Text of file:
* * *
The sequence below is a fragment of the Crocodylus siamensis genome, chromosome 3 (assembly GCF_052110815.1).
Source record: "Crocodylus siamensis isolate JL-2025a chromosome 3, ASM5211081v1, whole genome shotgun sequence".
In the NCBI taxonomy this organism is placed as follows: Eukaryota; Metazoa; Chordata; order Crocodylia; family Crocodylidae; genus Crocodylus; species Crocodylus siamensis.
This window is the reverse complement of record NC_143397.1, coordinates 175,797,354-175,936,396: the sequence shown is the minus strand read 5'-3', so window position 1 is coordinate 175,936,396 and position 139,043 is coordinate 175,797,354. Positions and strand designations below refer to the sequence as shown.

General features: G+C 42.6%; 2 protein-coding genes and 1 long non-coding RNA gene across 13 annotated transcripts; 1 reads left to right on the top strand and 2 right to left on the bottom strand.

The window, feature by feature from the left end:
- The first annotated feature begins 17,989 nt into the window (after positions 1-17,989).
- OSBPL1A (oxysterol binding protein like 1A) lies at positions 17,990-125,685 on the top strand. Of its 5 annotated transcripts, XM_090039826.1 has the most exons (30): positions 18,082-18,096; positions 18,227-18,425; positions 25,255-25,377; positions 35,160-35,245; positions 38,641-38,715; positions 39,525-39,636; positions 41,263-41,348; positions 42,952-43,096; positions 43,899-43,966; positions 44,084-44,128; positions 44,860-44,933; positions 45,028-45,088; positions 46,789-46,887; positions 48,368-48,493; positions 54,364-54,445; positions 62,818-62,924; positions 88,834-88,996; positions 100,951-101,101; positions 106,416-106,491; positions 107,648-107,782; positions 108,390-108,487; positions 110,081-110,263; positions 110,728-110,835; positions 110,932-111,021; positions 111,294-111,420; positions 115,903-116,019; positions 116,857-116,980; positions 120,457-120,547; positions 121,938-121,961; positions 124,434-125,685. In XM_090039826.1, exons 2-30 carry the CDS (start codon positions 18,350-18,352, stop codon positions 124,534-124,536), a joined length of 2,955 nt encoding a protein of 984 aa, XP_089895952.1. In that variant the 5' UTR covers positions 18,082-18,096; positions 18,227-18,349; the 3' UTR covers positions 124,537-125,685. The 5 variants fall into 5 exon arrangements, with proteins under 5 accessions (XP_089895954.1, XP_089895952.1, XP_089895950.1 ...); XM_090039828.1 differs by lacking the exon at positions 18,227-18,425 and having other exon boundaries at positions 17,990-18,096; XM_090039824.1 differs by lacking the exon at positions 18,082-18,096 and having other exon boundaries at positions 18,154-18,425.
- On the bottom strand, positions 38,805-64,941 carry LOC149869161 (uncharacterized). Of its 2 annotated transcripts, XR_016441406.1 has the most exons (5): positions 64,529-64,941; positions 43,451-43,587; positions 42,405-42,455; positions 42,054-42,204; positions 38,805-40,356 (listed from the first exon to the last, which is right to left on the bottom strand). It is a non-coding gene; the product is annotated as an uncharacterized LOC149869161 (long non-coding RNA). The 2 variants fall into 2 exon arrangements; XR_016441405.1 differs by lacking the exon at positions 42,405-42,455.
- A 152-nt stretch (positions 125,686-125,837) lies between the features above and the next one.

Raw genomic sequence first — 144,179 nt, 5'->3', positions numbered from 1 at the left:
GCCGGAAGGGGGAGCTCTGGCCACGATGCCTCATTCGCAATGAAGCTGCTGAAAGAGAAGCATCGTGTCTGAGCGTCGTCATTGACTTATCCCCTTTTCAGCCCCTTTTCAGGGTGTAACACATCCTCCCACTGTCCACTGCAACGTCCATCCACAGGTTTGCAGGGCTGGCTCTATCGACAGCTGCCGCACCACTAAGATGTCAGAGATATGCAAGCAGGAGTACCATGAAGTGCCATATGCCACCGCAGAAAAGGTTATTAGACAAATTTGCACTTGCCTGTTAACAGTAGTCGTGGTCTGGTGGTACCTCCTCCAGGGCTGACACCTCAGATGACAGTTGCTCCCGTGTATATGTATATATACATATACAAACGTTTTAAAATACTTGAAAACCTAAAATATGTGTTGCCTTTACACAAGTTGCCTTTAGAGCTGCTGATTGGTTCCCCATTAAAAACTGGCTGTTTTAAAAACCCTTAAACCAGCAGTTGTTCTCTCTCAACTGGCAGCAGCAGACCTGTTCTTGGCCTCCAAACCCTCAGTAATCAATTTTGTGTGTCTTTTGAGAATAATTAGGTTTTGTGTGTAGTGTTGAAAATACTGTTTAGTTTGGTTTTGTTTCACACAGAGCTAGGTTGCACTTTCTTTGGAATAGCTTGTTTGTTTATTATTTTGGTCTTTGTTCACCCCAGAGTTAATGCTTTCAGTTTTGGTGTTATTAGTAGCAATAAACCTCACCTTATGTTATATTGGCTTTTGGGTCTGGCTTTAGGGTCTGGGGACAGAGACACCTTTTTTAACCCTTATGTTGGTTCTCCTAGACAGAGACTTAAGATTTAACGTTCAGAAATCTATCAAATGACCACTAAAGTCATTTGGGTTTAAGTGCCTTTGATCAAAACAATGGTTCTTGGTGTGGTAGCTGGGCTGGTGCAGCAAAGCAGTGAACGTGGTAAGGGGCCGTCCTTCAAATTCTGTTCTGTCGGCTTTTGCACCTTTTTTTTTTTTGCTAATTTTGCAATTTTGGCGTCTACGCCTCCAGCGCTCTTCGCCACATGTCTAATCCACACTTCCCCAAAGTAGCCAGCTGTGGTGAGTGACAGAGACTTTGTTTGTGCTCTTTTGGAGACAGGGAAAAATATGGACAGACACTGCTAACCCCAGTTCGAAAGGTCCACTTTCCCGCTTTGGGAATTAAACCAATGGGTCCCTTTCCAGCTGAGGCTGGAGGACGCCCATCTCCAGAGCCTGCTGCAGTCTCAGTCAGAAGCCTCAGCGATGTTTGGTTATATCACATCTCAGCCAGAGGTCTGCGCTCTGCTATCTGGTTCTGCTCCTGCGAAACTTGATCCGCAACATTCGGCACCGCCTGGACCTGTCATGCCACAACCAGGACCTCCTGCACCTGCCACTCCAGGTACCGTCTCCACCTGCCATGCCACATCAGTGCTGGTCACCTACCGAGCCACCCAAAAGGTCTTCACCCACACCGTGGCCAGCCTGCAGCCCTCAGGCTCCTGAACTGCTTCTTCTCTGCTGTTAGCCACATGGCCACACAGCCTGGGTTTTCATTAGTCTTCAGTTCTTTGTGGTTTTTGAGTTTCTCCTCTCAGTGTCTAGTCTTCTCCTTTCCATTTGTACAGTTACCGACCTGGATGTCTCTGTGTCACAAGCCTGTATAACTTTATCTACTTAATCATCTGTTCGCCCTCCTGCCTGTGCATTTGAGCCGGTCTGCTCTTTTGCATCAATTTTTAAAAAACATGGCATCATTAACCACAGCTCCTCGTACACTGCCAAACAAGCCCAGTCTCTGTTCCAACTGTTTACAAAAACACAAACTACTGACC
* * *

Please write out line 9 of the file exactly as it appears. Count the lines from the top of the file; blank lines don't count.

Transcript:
- On the bottom strand, positions 38,805-64,941 carry LOC149869161 (uncharacterized). Of its 2 annotated transcripts, XR_016441406.1 has the most exons (5): positions 64,529-64,941; positions 43,451-43,587; positions 42,405-42,455; positions 42,054-42,204; positions 38,805-40,356 (listed from the first exon to the last, which is right to left on the bottom strand). It is a non-coding gene; the product is annotated as an uncharacterized LOC149869161 (long non-coding RNA). The 2 variants fall into 2 exon arrangements; XR_016441405.1 differs by lacking the exon at positions 42,405-42,455.